United says basic economy sales are soaring

United Airlines is placing a new emphasis on basic economy fares. 

In the third quarter, United reported that revenue from basic economy sales rose 50% year over year. Overall, 12% of United’s customers flew with a basic economy ticket. 

“We’re going to lean into it,” chief commercial officer Andrew Nocella said during the carrier’s third-quarter earnings call Wednesday. “We have these big aircraft coming. And we’re going to be more competitive in the future, not less.”

  • Related: United alters boarding procedure

With larger aircraft, United has more merchandising flexibility. By 2027, United expects to average 145 seats per North American departure, up from 104 in 2019. 

Opening up more seats for basic economy is also in keeping with carrier’s strategy to offer a wide slate of fares and products across its aircraft. 

Last month, United pulled basic economy fares from legacy GDSs that use Edifact technology. Basic economy is bookable via United.com, the United app and NDC-enabled channels — including NDC offerings in the GDSs.  

Increasing competition with budget airlines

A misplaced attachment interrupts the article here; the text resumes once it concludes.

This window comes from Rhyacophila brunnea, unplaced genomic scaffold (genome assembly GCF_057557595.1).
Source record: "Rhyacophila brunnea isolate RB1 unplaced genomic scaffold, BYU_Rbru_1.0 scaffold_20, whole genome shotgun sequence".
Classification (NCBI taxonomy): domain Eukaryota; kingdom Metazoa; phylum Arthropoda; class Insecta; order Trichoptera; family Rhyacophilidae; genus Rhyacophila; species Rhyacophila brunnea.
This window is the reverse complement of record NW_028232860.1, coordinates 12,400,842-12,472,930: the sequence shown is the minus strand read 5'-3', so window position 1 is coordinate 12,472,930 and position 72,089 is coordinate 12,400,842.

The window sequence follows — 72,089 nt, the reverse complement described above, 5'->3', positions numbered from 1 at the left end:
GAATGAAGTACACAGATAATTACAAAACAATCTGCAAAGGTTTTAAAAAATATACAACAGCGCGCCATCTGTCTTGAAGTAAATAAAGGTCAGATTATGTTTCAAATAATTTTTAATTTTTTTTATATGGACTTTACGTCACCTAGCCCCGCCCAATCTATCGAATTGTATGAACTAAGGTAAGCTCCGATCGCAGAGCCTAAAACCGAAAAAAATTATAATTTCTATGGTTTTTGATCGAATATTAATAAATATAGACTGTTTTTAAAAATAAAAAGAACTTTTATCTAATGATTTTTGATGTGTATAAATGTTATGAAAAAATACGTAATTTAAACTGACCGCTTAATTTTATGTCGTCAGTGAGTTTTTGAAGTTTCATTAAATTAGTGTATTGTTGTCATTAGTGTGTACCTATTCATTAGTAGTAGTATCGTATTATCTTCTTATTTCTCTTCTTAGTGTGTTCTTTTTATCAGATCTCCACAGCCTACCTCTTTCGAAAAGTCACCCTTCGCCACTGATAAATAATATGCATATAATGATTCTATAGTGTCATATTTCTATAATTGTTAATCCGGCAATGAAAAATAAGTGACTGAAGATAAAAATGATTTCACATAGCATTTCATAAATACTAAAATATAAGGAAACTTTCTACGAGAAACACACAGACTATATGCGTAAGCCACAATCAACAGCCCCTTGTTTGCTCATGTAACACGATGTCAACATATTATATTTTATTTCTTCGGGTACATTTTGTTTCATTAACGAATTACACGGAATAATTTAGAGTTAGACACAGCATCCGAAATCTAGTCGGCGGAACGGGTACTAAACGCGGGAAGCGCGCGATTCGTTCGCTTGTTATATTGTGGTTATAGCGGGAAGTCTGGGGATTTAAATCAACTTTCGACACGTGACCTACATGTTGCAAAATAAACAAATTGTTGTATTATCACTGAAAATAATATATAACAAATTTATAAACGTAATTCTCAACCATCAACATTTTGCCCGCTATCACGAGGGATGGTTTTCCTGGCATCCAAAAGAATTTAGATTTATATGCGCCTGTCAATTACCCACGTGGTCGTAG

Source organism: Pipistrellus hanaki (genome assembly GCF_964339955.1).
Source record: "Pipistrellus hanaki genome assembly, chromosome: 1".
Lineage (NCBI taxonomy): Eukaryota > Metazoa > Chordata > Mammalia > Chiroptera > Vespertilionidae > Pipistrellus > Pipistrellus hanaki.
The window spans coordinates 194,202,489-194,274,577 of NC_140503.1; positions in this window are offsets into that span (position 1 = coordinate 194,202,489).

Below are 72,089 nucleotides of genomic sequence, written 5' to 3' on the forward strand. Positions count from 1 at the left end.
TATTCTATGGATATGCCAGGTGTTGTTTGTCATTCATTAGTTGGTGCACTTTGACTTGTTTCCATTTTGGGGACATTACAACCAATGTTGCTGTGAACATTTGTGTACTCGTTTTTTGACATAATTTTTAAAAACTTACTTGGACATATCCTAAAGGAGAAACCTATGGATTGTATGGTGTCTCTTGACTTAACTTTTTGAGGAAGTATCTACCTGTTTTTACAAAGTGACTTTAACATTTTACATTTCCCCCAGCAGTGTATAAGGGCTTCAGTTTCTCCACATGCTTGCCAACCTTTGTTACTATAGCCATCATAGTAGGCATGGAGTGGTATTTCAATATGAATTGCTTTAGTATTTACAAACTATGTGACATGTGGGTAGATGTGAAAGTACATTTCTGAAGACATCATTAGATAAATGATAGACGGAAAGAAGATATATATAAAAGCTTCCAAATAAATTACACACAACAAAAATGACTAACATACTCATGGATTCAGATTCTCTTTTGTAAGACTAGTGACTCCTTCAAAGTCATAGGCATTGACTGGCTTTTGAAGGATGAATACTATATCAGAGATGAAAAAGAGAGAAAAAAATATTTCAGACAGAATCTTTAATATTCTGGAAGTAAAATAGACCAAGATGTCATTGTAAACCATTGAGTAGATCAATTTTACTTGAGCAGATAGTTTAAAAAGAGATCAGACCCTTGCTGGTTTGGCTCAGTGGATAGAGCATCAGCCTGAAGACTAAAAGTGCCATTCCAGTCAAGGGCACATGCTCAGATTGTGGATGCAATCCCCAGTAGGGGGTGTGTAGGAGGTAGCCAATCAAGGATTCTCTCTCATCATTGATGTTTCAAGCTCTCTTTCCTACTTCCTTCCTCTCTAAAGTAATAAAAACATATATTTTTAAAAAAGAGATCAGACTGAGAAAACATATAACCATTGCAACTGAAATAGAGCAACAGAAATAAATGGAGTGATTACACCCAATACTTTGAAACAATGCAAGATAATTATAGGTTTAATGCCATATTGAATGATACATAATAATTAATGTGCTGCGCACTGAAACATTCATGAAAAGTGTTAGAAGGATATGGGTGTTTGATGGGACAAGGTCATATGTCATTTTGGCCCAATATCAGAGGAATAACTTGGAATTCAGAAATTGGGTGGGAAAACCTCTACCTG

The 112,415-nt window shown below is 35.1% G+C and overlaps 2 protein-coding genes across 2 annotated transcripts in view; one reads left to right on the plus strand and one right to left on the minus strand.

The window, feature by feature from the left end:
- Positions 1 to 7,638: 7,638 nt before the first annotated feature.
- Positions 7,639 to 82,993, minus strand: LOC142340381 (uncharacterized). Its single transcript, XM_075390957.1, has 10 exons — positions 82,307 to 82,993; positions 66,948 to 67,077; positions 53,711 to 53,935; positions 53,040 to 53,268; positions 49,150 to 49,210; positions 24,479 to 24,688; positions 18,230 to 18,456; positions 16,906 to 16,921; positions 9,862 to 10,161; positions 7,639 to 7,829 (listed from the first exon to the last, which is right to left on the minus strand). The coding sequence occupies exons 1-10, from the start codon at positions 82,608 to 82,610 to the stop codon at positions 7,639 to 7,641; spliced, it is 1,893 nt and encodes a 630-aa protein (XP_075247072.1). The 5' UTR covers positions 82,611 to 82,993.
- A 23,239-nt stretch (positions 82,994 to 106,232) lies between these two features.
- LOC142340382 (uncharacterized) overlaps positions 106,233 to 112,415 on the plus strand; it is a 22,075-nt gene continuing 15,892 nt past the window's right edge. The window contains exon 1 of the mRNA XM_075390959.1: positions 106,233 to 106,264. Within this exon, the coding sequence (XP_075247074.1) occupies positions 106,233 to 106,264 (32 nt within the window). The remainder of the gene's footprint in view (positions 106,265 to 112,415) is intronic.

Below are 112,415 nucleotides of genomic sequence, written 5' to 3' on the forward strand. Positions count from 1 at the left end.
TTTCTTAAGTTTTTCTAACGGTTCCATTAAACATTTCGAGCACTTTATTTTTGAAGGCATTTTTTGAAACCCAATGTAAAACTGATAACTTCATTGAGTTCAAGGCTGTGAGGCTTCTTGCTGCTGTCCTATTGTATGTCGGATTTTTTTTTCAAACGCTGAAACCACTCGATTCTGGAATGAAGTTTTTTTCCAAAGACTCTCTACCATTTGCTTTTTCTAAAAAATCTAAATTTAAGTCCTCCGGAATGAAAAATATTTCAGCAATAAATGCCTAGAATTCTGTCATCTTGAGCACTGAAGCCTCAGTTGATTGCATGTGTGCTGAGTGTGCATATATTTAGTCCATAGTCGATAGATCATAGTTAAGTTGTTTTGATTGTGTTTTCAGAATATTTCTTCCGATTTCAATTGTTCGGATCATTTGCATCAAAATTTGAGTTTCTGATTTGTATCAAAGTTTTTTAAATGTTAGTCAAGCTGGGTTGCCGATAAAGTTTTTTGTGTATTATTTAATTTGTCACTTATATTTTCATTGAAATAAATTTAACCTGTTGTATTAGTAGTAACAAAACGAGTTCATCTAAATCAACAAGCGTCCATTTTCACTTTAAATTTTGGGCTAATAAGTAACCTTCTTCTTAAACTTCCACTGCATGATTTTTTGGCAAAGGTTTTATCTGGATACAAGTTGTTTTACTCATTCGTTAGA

Delta was the first of the U.S. hub airlines to introduce basic economy in 2012. United and American followed in 2017. The bare-bones fare enables them to compete more effectively with budget carriers Spirit, Frontier and Allegiant. 

United’s basic economy fares don’t allow flight changes or carry-ons larger than a personal item. Flyers can’t choose their seat. 

Speaking on the call Wednesday, United CEO Scott Kirby said the discount carriers should be worried. 

“What we tried to do is create a cost-competitive product that is better so that they will choose to fly United,” he said.

He also took a dig at Frontier, which last year began cracking down on customers who attempt to board aircraft for free with carry-on bags that are too big to qualify as a personal item that fits under the seat in front of the passenger.

“Charging a customer $99 at the gate and paying your employees a commission to take their purses away crossed the line,” Kirby said. 

Frontier says that the $10 commission it pays to gate agents to flag rule-breakers is designed “to ensure all customers are treated fairly, including the majority who comply with the rules.”

United’s Q3 profit was $1.14 billion

For the third quarter, United reported net income of $1.14 billion, up 20.7% year over year.

The carrier reported record third-quarter revenue of $14.85 billion, a 12.5% increase that beat analyst estimates by $70 million, according to investment website Seeking Alpha. Capacity was up 15.7%.

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